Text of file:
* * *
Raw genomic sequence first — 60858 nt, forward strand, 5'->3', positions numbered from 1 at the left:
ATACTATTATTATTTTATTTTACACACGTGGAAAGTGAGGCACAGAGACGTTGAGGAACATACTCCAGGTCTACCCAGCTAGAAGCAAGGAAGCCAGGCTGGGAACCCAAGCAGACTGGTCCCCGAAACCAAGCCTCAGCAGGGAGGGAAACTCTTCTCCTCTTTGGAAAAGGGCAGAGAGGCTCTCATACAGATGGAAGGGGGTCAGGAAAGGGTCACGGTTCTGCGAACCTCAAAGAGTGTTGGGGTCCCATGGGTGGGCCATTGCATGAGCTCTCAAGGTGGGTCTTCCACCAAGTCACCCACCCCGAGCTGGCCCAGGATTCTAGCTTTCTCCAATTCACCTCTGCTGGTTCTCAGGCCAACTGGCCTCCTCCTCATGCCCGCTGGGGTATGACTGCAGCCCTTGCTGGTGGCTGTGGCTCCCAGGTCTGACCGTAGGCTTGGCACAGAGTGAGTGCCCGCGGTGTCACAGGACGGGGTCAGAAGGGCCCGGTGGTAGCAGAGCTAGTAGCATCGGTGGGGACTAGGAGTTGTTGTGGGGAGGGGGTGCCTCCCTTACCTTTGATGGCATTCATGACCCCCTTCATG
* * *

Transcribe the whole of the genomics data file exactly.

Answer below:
Raw genomic sequence first — 60858 nt, forward strand, 5'->3', positions numbered from 1 at the left:
ATACTATTATTATTTTATTTTACACACGTGGAAAGTGAGGCACAGAGACGTTGAGGAACATACTCCAGGTCTACCCAGCTAGAAGCAAGGAAGCCAGGCTGGGAACCCAAGCAGACTGGTCCCCGAAACCAAGCCTCAGCAGGGAGGGAAACTCTTCTCCTCTTTGGAAAAGGGCAGAGAGGCTCTCATACAGATGGAAGGGGGTCAGGAAAGGGTCACGGTTCTGCGAACCTCAAAGAGTGTTGGGGTCCCATGGGTGGGCCATTGCATGAGCTCTCAAGGTGGGTCTTCCACCAAGTCACCCACCCCGAGCTGGCCCAGGATTCTAGCTTTCTCCAATTCACCTCTGCTGGTTCTCAGGCCAACTGGCCTCCTCCTCATGCCCGCTGGGGTATGACTGCAGCCCTTGCTGGTGGCTGTGGCTCCCAGGTCTGACCGTAGGCTTGGCACAGAGTGAGTGCCCGCGGTGTCACAGGACGGGGTCAGAAGGGCCCGGTGGTAGCAGAGCTAGTAGCATCGGTGGGGACTAGGAGTTGTTGTGGGGAGGGGGTGCCTCCCTTACCTTTGATGGCATTCATGACCCCCTTCATG